Why aren’t we outraged?

At the National Rural Assembly in Bethesda, Maryland, this past Wednesday, I listened to U.S. Agriculture Secretary Tom Vilsack tell us that rural Americans should be outraged at the failure of Congress to pass a Farm Bill yet again. Instead, according to Secretary Vilsack, rural advocates only expressed “utter disappointed.”

Should we be outraged? That’s a good question. Rural people aren’t into outrage. We just don’t do outrage, at least not very well. Individually, yes. We can get ourselves worked up about a lot of things sitting in the coffee shop or standing around the coffee maker at the office. Some of us can even get pretty whipped up in public, at a city council or town council meeting. Although  it’s usually only one person, maybe two, and the rest of us just cringe and wish they would sit down because their volume and anger is making us uncomfortable.

So maybe what we’re asking ourselves is, do we have a right to be outraged? Considering that 80% of the “Farm” Bill is actually nutrition programs, shared by both urban and rural America, and it is this part of the bill that is holding up the actual rural portions of the bill—for example, funds for assisting small businesses and funds used for grants to rebuild wastewater treatment infrastructure—maybe we do have a right. Maybe this is one more symptom of the breakdown in Washington, where in the past, the one bill that always did pass with little controversy was the Farm Bill. Maybe it is up to rural to tell Congress that America is fed up with the delays and excuses.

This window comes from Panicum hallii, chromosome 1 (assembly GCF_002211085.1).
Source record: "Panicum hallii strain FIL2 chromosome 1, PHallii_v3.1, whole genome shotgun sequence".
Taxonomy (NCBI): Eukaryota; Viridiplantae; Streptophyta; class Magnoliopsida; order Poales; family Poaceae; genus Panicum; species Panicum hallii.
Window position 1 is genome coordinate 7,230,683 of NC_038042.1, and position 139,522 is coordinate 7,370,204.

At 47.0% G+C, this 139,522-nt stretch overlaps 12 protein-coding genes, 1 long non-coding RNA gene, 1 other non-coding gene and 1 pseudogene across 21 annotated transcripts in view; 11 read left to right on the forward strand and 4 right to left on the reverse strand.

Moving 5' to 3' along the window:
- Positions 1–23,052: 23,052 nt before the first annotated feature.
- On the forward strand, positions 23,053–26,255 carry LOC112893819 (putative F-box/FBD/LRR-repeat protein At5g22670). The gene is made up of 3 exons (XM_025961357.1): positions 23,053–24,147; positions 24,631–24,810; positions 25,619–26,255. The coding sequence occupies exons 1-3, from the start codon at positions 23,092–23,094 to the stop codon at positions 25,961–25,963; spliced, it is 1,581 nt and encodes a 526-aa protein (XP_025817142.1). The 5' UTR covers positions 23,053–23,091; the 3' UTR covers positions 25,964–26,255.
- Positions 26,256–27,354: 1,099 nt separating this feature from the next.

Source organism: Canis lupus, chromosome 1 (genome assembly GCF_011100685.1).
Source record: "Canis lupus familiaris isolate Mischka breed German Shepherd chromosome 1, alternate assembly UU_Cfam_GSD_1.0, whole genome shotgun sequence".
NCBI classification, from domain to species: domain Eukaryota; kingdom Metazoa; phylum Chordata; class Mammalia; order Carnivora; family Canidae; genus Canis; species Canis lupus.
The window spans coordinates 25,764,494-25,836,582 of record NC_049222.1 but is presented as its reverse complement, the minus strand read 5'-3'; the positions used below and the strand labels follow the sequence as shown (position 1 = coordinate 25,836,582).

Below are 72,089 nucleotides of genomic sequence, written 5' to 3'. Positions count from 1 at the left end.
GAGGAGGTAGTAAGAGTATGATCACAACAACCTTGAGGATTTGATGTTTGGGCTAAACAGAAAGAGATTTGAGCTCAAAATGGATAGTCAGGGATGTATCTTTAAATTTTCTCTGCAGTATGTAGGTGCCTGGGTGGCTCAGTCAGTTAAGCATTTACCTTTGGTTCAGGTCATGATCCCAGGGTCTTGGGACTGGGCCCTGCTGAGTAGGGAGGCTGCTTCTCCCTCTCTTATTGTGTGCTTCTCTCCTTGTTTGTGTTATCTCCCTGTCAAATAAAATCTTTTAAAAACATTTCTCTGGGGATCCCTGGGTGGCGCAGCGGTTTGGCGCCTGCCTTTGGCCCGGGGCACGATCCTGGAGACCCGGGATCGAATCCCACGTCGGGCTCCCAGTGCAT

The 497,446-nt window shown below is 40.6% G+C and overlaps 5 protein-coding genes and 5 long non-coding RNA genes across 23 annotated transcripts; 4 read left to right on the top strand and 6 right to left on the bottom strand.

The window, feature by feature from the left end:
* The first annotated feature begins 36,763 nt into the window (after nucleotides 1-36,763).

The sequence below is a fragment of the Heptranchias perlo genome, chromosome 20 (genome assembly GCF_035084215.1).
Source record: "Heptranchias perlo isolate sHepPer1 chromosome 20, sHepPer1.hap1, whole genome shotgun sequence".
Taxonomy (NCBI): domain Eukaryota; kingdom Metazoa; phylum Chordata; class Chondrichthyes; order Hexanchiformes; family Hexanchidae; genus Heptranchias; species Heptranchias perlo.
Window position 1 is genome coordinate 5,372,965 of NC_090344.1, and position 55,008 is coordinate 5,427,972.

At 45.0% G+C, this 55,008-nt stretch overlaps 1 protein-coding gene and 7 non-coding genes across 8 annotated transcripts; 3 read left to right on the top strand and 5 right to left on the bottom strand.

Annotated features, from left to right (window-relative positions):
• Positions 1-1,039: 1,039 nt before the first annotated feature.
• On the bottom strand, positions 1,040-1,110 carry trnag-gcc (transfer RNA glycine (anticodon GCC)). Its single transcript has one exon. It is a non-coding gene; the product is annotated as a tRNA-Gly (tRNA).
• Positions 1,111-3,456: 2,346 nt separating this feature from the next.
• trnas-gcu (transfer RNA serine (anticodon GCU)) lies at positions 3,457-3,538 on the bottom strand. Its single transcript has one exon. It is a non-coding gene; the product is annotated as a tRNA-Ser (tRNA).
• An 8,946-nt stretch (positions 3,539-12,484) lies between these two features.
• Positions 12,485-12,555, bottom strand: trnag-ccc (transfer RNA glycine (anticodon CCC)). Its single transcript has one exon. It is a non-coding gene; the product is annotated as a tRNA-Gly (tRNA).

But what can we do? The rural population only makes up 16% of the total population (depending on which definition of rural you use). We don’t have the votes or the money to put pressure where it counts—do we? Well, the day before Secretary Vilsack’s visit, an analyst for the Center for Rural Strategies in Nebraska informed us that Mitt Romney lost last year’s presidential election because he didn’t campaign in rural areas. His campaign chose nine “strategic” states to concentrate on and basically skipped rural areas. An interesting thought. Could it be that finally rural can say “Ignore us at your peril”? Can we get together and say the same thing to Congress?